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Techies at Europe's biggest council have 8 weeks to pull finance reports from Oracle system

Auditors issue new deadline following ill-fated migration


IT teams at Europe's largest local authority are being given less than two months to get their disastrous Oracle system fit to provide finance reports and close down accounts.

The Oracle Fusion system underlies Birmingham City Council's inability to file its accounts for the 2022/2023 financial year.

Speaking to councillors last month, Mark Stocks, of external auditor Grant Thornton, said the council could not give an "out-turn" position – an accounting measure of work or sales – or produce a set of accounts for the most recent financial year. "All of that arises from the Oracle implementation that we all know didn't work," he said.

Grant Thornton has now finished a public interest report and issued a set of statutory recommendations.

Leaked to regional news site Birmingham Live, the report says the council needs to get to grips with the Oracle implementation, with the auditors giving a new deadline of November 30 to use the system to produce finance reports required to close down accounts.

The report said management of the software implementation was "inadequate" while the failure to get a fit-for-purpose finance system up and running "presents a significant weakness and risk to its financial sustainability."

In response, Labour leader of the council John Cotton and deputy Sharon Thompson said: "The Council's political and administrative leadership accept the recommendations from the external auditor, which comprehensively set out the challenges facing the council. They also highlight the need for us to examine how we work more effectively and collaboratively to build a better Birmingham."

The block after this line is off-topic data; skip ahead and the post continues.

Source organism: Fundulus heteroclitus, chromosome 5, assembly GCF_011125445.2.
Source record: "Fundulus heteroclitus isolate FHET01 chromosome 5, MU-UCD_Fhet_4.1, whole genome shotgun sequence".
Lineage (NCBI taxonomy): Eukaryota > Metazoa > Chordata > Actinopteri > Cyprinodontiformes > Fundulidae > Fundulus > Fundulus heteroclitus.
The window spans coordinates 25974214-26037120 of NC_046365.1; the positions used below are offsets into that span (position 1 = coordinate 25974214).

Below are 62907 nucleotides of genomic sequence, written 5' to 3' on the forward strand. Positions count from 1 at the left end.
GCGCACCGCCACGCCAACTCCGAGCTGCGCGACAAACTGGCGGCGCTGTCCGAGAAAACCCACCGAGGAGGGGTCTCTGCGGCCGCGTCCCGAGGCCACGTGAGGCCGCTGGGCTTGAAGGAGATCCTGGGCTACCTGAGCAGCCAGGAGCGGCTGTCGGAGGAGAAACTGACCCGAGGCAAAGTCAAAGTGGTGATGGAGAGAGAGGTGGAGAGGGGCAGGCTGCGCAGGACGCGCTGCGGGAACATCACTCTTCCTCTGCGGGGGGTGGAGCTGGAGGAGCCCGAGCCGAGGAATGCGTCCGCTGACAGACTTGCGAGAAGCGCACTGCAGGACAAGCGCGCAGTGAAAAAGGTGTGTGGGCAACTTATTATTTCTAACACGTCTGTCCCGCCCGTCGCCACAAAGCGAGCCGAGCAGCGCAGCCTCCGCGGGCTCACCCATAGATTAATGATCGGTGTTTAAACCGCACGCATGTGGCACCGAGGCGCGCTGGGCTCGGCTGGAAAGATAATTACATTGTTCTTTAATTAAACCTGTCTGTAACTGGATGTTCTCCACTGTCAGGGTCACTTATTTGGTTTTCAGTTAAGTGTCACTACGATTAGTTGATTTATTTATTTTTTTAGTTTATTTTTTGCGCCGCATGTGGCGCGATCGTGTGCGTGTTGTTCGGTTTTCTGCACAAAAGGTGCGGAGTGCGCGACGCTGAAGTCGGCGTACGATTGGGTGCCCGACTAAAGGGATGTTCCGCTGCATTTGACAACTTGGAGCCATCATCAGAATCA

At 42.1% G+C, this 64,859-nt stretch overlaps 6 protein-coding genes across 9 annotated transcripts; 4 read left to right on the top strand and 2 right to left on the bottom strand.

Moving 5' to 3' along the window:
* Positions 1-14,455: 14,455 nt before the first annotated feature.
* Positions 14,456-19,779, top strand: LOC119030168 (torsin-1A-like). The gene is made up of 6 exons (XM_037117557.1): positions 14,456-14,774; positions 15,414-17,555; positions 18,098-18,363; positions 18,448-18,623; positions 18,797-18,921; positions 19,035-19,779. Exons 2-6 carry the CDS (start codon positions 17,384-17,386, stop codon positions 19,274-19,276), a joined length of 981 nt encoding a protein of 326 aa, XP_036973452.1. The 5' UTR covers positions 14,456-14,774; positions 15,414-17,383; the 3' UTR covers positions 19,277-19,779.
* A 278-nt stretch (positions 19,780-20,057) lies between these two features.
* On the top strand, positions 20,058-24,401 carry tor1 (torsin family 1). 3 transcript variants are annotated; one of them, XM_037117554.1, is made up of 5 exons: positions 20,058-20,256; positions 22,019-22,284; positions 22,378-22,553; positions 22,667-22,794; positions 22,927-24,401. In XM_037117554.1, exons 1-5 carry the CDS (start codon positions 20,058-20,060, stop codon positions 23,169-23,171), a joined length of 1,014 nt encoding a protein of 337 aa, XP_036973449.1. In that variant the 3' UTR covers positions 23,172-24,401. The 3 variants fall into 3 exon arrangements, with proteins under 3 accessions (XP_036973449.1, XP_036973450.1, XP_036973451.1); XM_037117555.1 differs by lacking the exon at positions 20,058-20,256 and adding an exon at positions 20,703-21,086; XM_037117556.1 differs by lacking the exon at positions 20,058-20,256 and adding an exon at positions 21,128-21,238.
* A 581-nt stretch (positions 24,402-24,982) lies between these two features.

In July 2019, the council picked Oracle Fusion Cloud to replace SAP for financial, HR, and procurement processes. In March 2022, the council said the implementation cost would rise from £20 million ($24.31 million) to £38.7 million ($47 million). In May 2023, the council said the total cost may rise to £100 million ($121 million).

The original implementation partner for the Oracle Fusion rollout was Indian systems integrator Evosys, now merged with Mastek. PwC and KPMG were appointed to help rectify problems with the system earlier this year, while the council had previously employed EY on the implementation.

When the project kicked off, the council planned to implement Oracle Fusion out of the box, adapting its processes to fit the software. However, a Cabinet report earlier this year explained that "officers evolved the approach towards adapting the system."

But Stock said many of those adaptations did not work.

The council now plans to revert to its original strategy and implement a vanilla version of Oracle. Those close to the project are skeptical that the software can provide the functionality the council requires, creating additional work for officers. ®

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